Archive for Language and food

English incorporated in a Sinograph

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Wow Food

Carl Johnson sent in this nice bilingual pun:

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Durian pizza

Last month we had "Explosion Cheese Durian Pie" (9/23/19).  Now we have durian pizza, courtesy of Jeffrey L. Schwartz, who posted this photo of an advertisement for Mi Tea on Bell Blvd. in Bayside, Queens…  Wash your durian pizza down with some salted cheese tea!

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Lord Millet and the empty orchestra

Every week I bring floral arrangements to the main office of the UPenn Department of East Asian Languages and Civilizations.  This week, one of the vases will have two spikes of beautiful ornamental millet ("foxtail" is certainly an appropriate descriptor).

Millet has special significance for East Asia, since — along with rice — it is one of the earliest domesticated grains from that part of the world, dating back nearly 9,000 years ago.  Moreover, East Asian varieties of millet had spread to the area around the Black Sea by about 7,000 years ago, affording evidence of very early trans-Eurasian cultural exchange (wheat came in the opposite direction, from west to east, around the third millennium BC).  Before the introduction of wheat, millet was the original staple grain of North China.  No wonder that the mythical culture hero Hou Ji 后稷 ("Lord Millet"), the god of cereals or minister of agriculture, had that name.

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Explosion Cheese Durian Pie

From Fuchsia Dunlop's Facebook page (taken in Xi'an):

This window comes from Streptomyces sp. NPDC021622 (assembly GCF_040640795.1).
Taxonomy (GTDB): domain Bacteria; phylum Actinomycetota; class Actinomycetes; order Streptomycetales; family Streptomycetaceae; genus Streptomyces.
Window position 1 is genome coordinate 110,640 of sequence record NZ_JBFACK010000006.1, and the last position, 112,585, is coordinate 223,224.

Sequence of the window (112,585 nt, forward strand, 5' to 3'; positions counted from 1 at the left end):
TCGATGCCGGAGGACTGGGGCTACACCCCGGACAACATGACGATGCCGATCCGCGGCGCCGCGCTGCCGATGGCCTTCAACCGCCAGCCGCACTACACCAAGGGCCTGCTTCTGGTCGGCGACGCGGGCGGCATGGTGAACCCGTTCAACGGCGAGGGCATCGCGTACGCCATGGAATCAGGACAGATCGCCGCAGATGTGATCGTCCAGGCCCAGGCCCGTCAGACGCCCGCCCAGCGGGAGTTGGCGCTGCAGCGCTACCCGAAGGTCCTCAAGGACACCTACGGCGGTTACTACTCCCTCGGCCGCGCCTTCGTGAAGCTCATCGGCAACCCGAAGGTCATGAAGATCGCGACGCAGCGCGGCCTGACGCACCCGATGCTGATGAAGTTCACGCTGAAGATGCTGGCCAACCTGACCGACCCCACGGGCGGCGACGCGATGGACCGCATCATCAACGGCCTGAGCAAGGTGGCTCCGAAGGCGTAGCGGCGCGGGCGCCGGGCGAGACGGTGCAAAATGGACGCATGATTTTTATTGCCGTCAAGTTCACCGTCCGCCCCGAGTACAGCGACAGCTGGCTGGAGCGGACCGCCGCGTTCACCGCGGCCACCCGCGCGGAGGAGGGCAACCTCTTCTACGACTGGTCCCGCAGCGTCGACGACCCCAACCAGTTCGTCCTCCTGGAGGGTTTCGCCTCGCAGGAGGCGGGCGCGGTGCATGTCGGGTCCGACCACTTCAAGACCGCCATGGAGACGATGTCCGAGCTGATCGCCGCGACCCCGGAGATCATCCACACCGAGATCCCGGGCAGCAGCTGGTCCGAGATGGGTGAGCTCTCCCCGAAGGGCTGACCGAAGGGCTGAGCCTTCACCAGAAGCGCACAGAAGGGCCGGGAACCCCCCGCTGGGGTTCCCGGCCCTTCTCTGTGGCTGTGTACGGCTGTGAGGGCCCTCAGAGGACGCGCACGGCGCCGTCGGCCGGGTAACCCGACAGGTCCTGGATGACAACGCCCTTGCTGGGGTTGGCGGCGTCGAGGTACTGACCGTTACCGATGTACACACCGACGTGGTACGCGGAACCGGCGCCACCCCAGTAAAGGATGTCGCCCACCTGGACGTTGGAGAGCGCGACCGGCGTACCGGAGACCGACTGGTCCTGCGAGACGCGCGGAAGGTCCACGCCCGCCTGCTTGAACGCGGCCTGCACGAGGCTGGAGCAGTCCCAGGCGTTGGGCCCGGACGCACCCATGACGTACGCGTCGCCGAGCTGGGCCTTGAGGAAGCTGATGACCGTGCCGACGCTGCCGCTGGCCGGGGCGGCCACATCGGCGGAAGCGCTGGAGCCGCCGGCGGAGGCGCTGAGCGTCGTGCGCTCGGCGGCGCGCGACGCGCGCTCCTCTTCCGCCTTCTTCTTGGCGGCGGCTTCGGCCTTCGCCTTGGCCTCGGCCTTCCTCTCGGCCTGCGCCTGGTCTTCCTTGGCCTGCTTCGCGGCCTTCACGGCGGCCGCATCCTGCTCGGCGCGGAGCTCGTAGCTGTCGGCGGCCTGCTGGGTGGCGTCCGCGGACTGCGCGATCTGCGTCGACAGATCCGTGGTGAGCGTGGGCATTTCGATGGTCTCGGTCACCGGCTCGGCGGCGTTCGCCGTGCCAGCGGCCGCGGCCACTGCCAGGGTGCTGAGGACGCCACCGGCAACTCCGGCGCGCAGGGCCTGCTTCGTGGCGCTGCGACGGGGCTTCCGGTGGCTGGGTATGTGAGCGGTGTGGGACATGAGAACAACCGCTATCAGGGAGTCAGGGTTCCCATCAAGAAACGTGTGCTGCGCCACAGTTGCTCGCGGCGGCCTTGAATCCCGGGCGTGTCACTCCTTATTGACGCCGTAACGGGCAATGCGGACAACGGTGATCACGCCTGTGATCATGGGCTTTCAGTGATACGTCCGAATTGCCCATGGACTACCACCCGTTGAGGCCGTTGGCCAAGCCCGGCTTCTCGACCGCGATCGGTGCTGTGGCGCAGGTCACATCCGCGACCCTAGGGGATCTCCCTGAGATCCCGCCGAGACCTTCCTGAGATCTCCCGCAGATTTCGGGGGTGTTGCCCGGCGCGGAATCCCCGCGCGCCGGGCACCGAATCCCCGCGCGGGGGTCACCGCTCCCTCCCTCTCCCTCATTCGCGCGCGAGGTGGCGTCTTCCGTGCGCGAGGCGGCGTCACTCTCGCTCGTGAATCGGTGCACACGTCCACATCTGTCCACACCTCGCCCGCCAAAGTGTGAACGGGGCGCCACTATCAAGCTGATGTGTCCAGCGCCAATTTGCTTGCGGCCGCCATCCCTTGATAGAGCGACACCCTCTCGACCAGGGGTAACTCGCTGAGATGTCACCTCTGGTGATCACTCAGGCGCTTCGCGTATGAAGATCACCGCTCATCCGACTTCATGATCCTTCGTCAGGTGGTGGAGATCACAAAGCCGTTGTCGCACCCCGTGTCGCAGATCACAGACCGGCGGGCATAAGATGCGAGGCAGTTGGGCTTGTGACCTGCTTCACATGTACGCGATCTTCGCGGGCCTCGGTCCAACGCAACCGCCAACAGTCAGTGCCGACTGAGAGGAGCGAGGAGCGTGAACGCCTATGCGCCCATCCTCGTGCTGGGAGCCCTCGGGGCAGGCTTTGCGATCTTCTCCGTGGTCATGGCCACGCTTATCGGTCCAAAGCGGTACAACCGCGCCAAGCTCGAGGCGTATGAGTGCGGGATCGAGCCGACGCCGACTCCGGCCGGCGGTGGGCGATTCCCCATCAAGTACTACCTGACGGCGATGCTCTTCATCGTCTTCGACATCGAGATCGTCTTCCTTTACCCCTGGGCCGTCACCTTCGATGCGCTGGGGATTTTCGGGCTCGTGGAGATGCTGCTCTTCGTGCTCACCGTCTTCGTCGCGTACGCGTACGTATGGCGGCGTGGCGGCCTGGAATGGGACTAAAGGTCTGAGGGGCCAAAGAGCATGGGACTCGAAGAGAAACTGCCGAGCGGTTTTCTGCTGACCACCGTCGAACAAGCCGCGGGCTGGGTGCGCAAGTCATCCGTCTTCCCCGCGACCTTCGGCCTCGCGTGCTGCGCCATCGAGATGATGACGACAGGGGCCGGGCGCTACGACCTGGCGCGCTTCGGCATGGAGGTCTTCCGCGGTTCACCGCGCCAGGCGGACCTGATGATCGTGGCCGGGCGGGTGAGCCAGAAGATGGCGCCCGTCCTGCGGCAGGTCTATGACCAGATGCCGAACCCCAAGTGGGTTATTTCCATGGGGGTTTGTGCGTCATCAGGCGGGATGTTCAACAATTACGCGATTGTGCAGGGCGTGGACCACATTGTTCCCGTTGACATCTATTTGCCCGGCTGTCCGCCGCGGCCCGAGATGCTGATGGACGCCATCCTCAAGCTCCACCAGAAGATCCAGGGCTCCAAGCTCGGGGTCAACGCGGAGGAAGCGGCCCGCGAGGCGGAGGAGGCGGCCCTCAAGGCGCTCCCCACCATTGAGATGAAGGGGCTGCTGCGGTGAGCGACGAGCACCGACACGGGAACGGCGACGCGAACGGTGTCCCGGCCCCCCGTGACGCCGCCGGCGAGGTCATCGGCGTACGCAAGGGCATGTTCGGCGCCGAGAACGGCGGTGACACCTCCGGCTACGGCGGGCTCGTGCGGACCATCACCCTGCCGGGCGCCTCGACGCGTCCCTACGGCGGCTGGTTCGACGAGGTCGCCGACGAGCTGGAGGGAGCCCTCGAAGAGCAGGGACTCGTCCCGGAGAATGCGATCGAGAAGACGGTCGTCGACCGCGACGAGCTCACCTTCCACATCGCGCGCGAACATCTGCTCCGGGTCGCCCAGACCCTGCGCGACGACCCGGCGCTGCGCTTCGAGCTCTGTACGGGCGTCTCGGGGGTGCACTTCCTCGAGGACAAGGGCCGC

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I [heart] you in Sino-English

Taken by Yuanfei Wang at a restaurant in Hangzhou:

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Murgers and biangbiang in London

Restaurant sign in Mayfair:

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Yoshikawa Kojiro on sashimi in Tang China

[This is a guest post by Tsu-Lin Mei]

In 1976 I was in Kyoto for my sabbatical leave and I attended Yoshikawa Kojiro's (Yoshikawa Kōjirō 吉川幸次郎; 18 March 1904 – 8 April 1980) private seminar on Tu Fu (712-770).  The seminar was held in a room in the Kyoto University Faculty Club and we were reading Tu Fu.  One day when we were reading "Lìrén xíng 麗人行" ("Ballad of Beautiful Women"),Yoshikawa looked up and said to me:  "Méi xiānshēng, Zhōngguórén zài Táng cháo yǐjīng zài chī sashimi 梅先生, 中國人在唐朝已經在吃 sashimi" ("Mr. Mei, the Chinese were already eating sashimi during the Tang Dynasty [618-907]"). And he pointed to this passage:  "Shuǐjīng zhī pán xíng sù lín, xī jīn yànyù jiǔ wèi xià, luán dāo lǚ qiè kōng fēnlún 水精之盤行素鱗,犀筋饜飫久未下,鸞刀縷切空紛綸。")  ("Crystal plates brought out raw fish; Satiated revelers stopped using their ivory chopsticks; [The chefs] wielded their ornate cutting knives in vain.")

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Zo sashimi

From June Teufel Dreyer:

When I went to the supermarket yesterday for my weekly sashimi fix, I noticed that the preparer seemed to have cloned herself.  It was her brother (the preparers wear caps concealing their hair and the two looked virtually identical). Sister was instructing brother on exactly how I like the sashimi in a language that sounded unfamiliar. Ever curious,  I had to ask.  "Zo," she replied "Z, O."  I looked it up this morning, discovered that these Chin tribes are related to the Naga who, with the Mizo, were part of a longstanding effort by the Chinese to torment the Indian government.